If you want to get all boring and technical about it, summer doesn’t really start until late June. But as usual, Hollywood cannot be expected to adhere to basic rules of earth science. The onslaught of summer releases began in earnest Friday with “Van Helsing,” the overpriced mash of classic monsters and slick CGI effects, and won’t slow down until, well, the fall movie season prematurely gets under way in September.

Also as usual, summer is a safe haven for anyone fearing too much change or originality. “Van Helsing” may not be a sequel or remake, but it does trot out classic characters, including Dracula, Frankenstein and the Wolf Man.

The same can be said of “Troy,” in which Brad Pitt steps into the heels of Achilles. The battle epic from “Perfect Storm” director Wolfgang Petersen ended up costing $200 million, so all involved must be hoping it’s just epic enough to launch more than a thousand moviegoers into theaters. (Good or bad, though, “Troy” does have the distinction of being the only summer movie for which Homer gets a screenwriting credit.)

“The Day After Tomorrow” also hearkens back to familiar territory, fetishizing worldwide disaster (weren’t we supposed to be done with that after Sept. 11?). Roland (“Independence Day”) Emmerich is aiming to make this tale of a new ice age, starring multigenerational eye candy Dennis Quaid and Jake Gyllenhaal, just disastrous enough.

Halle Berry suits up for “Catwoman,” which mysteriously has nothing to do with either Batman or Gotham City. But really, just look at the first six words of that sentence and you know everything you need to know.

Then, of course, there is the parade of sequels. “Shrek 2” kicks off the season, and if unprecedented $10 million salaries for voice stars Mike Myers, Cameron Diaz and Eddie Murphy are any indication, it should be a very happy return. Tobey Maguire slips back into the spandex for “Spider-Man 2”; his foe this time around is the partial octopus known as Doctor Octavius. Harry Potter comes of age with “The Prisoner of Azkaban,” which should be interesting to more than just the target audience due to its unlikely director, Alfonso Cuaron, whose last movie was the decidedly non-family-friendly “Y Tu Mama Tambien.”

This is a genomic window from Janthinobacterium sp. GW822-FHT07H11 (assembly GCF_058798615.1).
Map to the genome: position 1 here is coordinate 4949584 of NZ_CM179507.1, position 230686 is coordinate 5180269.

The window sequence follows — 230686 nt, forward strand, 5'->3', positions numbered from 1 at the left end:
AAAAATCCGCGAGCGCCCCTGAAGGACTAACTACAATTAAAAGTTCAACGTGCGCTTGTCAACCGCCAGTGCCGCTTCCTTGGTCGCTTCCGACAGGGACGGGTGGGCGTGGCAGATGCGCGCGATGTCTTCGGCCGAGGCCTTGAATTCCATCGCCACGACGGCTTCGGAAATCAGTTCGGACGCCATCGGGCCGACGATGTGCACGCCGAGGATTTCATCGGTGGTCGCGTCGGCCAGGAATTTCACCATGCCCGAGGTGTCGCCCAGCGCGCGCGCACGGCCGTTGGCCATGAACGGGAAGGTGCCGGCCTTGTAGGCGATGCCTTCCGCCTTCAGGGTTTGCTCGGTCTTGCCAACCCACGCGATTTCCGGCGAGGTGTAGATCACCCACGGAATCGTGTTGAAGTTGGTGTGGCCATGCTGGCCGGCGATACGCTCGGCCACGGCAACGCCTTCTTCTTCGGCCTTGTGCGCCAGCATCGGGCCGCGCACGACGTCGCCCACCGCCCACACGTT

Anne Hathaway hopes to reclaim that Cinderella magic with “The Princess Diaries 2: Royal Engagement”; Ethan Hawke will seek to remind us of a day when he had some appealing indie cred with “Before Sunset,” Richard Linklater’s sequel to “Before Sunrise”; and Matt Damon will try to make “The Bourne Supremacy” more of a box-office hit than was “The Bourne Identity.”

In the horror milieu, “Alien vs. Predator” takes a page from last summer’s “Freddy vs. Jason.” The lusty snake is back, although sadly crazy-eyed Jon Voight is not, in “Anacondas: The Hunt for the Blood Orchid.” And Stellan Skarsgard takes a vacation from “Dogville” to frolic with Satan in “Exorcist: The Beginning.”

But really, why bother with sequels or prequels when you can just remake an existing film? That’s the tack taken by “The Stepford Wives,” which, judging by the trailers, ups the camp value of the 1975 original and also throws in Nicole Kidman as a wife wondering why all her new neighbors are so scarily perfect. “The Manchurian Candidate” updates the 1962 classic, using the Gulf War as a backdrop, and teams up powerhouses Denzel Washington and Meryl Streep. And in the fine tradition of Americanizing foreign favorites, Jennifer Lopez tries to scrub away the enduring taint of Bennifer with “Shall We Dance?,” a remake of a Japanese comedy about a businessman (here played by Richard Gere) who is rejuvenated by ballroom dancing.

You’re also allowed to laugh this summer – we hope. Will Ferrell used his newfound clout after the successes of “Old School” and “Elf” to get “Anchorman: The Legend of Ron Burgundy” rolling; Ferrell wrote the script in 2001 with former “Saturday Night Live” colleague Adam McKay. Marlon and Shawn Wayans go undercover as Hilton-esque blond girls in “White Chicks” (which, judging by the production stills, might actually be a horror movie). Snoop Dogg gets high in the sky in “Soul Plane.” And Kate Hudson continues to flout her “Almost Famous” pedigree with “Raising Helen,” which had better be a lot more charming than its woeful trailers indicate if Hudson ever wants a modicum of respect again.

Amid all the enormous budgets and rehashed stories are a few intriguing candidates for quality summertime product. Zach Braff, star of one of the best (and most underwatched) sitcoms on TV, “Scrubs,” wrote and directed “Garden State,” which was warmly received at Sundance and also features Natalie Portman and Method Man. Another festival hit, “We Don’t Live Here Anymore,” stars Mark Ruffalo and Naomi Watts as supremely unhappily marrieds. Ruffalo is also featured in “Collateral,” a drama from “The Insider” director Michael Mann, and so is some guy named Tom Cruise.

M. Night Shyamalan (“The Sixth Sense,” “Signs”) goes into the woods for his latest batch of discursive scares with “The Village,” which takes place in the 19th century and boasts A-list talents Joaquin Phoenix, Adrien Brody and Sigourney Weaver.

On the cheaper and less complicated end of the scary-movie spectrum is “Open Water,” which is said to be like “The Blair Witch Project” melded with “Jaws.” Based on a true event, it’s the terrifying tale of two divers abandoned by a tour boat in the middle of the ocean. And for anyone who was let down by the nonappearance of the titular character in “Witch,” this teensy-budgeted Sundance hit not only features plenty of sharks, they also happen to be real. The eerie trailer alone manages to make you want to throw up, scream, run away and stay glued to your seat, all at the same time.

Welcome to summer.


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